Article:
Krav Maga Kurdistan - Day 1!

 

 

 

Today, Saturday, was our first full day in Kurdistan. We had been briefed that plans are loose at best, but even then we had nothing on our schedle. Today was only about recovering from the long trip over and getting organized for the "work week." As we were having lunch in the hotel Jeremy told us a very unexpected opportunity came up, and we were headed over to a refugee camp shortly. We then met our Yazidi translator Adam, whom Jeremy had worked with several times before. Adam is one of those people who has remained so strong and positive in the face of incredible hardship that once I get home I will never again complain about traffic for at least a week.


Adam had managed to contact a few people that we wanted to meet, and so we left to a refugee camp about 40 minutes outside Dohuk. There are 19 camps just in this region, with hundreds of thousands of people between them, and although things are tough at all of the camps, some of them are just five or ten minutes from a major city, and thus receive a lot more attention. This camp was neglected even by the standards of refugee camps.

 

We drove to the center of the small town adjoining the camp, and asked a security guard where to find the entrance. He actually was one of the guards for the camp, so he climbed in the truck with us and we all went over. On the ride he told us we wouldn't get in. We'd heard that several times before, but the Yazidi have seen people give up on them for years, so we didn't want to take "no," for an answer. One of the reasons we were hearing "no," is because too many people have come just to take pictures, or worse just to be in pictures; to tell themselves, "Ok I've seen refugees and it was sad and now I'm a hero."

 

Jeremy is not that person. We got to the camp and over a few minutes a series of phone calls and handshakes opened the doors for us. I can't tell you the details because A) I don't know them, and B) I really don't know what happened, but at the end of the day Adam said, "What just happened was impossible."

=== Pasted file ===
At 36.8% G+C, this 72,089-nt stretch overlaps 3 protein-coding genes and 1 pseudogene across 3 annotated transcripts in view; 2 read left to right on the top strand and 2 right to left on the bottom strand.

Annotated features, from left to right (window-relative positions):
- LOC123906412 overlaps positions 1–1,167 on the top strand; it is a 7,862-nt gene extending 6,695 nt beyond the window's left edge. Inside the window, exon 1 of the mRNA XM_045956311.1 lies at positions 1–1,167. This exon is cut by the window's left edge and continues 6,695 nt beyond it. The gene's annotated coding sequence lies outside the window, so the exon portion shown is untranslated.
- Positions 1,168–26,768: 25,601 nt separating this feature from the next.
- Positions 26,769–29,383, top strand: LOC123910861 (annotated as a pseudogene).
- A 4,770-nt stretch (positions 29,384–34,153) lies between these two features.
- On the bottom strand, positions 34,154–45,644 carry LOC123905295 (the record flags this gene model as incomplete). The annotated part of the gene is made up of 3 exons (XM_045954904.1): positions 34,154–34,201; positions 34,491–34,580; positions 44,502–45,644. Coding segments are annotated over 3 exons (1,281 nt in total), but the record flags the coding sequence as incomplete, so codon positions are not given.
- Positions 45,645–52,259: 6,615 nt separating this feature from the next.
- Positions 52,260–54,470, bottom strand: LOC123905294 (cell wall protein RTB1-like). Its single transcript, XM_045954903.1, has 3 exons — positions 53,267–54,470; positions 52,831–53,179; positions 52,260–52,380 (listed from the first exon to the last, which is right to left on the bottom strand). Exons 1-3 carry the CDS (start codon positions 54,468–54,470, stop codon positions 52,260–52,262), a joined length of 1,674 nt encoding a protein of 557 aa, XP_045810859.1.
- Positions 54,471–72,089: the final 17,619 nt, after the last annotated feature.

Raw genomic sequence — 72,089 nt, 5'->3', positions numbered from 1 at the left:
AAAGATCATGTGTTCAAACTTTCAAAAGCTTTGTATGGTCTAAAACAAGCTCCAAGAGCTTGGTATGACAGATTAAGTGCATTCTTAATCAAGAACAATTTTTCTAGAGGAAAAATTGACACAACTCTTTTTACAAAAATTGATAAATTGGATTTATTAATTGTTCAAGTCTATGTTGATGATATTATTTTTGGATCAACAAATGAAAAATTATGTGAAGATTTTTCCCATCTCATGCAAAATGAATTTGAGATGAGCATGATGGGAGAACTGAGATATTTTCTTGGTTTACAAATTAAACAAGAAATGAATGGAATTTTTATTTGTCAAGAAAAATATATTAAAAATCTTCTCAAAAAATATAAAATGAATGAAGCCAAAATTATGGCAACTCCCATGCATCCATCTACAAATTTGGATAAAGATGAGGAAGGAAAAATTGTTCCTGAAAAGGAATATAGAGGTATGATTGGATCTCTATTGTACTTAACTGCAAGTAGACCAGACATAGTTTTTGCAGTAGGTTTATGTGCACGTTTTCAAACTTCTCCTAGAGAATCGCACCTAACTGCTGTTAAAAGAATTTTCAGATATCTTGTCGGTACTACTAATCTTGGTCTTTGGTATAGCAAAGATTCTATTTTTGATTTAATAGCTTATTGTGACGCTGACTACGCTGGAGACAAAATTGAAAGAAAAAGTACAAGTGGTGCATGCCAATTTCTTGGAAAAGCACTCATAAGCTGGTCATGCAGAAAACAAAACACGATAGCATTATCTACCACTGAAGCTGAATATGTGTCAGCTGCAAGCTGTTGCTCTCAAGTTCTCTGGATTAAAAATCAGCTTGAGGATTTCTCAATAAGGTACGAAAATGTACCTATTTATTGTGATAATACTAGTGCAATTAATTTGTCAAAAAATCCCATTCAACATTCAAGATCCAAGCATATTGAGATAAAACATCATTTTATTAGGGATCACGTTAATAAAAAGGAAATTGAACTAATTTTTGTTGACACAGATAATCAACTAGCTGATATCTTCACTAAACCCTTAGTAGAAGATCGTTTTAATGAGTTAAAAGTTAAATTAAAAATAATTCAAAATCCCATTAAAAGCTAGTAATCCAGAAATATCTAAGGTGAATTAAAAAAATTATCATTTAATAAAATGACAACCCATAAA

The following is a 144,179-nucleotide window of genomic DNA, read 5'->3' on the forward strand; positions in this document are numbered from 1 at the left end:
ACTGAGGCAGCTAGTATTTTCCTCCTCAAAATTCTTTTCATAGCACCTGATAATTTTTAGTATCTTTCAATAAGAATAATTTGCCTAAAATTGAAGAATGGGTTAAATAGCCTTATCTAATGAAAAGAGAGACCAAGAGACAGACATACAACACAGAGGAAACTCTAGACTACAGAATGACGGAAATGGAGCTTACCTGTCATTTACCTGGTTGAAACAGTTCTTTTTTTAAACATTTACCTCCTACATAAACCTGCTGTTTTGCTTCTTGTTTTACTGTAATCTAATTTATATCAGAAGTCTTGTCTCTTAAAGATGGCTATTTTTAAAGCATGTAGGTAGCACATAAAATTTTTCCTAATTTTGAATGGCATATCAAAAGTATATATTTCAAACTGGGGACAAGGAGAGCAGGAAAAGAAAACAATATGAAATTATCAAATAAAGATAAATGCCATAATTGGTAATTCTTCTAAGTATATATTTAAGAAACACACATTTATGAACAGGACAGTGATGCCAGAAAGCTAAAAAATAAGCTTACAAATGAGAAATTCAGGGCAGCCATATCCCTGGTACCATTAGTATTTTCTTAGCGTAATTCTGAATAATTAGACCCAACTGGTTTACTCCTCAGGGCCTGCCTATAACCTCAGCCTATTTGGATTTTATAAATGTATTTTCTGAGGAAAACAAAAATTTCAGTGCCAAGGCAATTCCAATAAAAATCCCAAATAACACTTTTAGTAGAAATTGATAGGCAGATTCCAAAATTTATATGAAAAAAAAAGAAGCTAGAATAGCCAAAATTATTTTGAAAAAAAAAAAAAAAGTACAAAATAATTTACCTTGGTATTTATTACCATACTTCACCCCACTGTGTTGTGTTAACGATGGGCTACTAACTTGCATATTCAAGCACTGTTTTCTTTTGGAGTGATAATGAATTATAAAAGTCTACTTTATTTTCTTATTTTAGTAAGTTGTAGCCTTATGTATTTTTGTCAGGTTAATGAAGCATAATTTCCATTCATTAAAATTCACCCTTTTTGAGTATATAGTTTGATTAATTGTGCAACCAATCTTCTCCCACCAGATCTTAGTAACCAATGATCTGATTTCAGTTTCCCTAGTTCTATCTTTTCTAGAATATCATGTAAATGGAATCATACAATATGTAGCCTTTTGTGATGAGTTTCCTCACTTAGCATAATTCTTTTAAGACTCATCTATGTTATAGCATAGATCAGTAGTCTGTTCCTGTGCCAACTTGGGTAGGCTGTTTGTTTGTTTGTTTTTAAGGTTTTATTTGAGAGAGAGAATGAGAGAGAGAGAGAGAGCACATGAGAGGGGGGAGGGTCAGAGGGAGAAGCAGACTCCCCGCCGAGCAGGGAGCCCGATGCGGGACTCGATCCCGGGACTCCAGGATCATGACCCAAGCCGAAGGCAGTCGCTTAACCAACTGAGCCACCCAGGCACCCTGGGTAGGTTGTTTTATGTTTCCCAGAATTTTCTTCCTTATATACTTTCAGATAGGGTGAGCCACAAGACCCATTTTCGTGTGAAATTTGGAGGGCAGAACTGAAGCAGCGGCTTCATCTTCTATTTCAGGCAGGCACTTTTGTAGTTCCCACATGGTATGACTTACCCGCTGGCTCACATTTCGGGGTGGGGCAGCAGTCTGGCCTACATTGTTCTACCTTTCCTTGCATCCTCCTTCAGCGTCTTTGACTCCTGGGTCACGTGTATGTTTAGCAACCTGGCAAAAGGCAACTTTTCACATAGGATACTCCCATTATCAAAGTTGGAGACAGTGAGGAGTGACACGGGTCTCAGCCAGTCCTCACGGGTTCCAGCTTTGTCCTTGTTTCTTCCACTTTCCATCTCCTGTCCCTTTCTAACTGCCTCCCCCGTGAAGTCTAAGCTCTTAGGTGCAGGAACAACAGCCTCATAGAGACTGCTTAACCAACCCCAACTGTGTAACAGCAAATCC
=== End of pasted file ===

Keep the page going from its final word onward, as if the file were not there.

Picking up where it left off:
After a brief meeting with the camp director and an older gentleman refugee, we went to one tent to meet with a family. There were several dozen young kids to old grandparents and everyone in between. I believe they were all in the same family; I don't know if every single person was related but that was the impression I got. They asked a few questions about what we did and what we wanted to do, but mostly we listened to their stories. There is a cottage industry of repeating other people's sad stories so I'll avoid that, but this family had suffered even by the standards of refugees.

 


After listening for a long time, we told them that we would like to teach the girls to defend themselves. They have a very real need for self-defense, not just the techniques but as part of their recovery. In America it's almost a cliche to say, "Learn Krav Maga and build your confidence, take control of your life, and don't be afraid." These girls have been through it all. If one of their stories happened to someone in America, it would be news for weeks. They agreed they were interested in learning self-defense, but it was the end of a long conversation. The refugee camps only have power for a couple hours a day at best, so it's not like they're running air conditioning, or even fans. We had been reliving tragic stories for an hour and everyone looked - understandably - like they were on the verge of tears. Right as we all stood up, we said, "Would you like to see a demonstration?"

 

 

Before I continue, I have to backtrack and say that when we were at the hotel preparing to leave, I asked, "Hey, should I bring my groin cup?" Of course the answer is always, "Are you in the same room as Cassie? Then yes, you should be wearing a groin cup." But at the moment we were saying no, we are just having meetings, if we DO do any demonstrating it will be slow speed, etc.

 

 

Well demonstrating Krav slowly is like flying a plane slowly, so as we were in the camp, clearing a meager space to show some moves, I was very glad I'd decided to armor up. I attacked Cassie and she gave a vigorous sales pitch for Krav Maga. We did a few chokes, bear hugs, and hair grabs; when we finished, the expression on the girls' faces was like Christmas morning. They lit up! It was such a transformation. And once they've hit a pad for the first time, or defended a choke, I can't imagine what that could do for them.

 

 

We made arrangements to come back and teach tomorrow morning. The camp director also wanted some help with losing a few pounds, so I might be putting him through some pushups while Cassie, Jeremy, and Joshua change lives. The most important thing is that we are doing it now. These people have had a caravan of groups and parties coming through offering to help, and they have received almost nothing. People show up and they promise to help, and they don't go back. Teaching hammerfists won't eradicate ISIS, or find homes for the Yazidi, but we can start today and go back tomorrow, and that will mean a lot to them.



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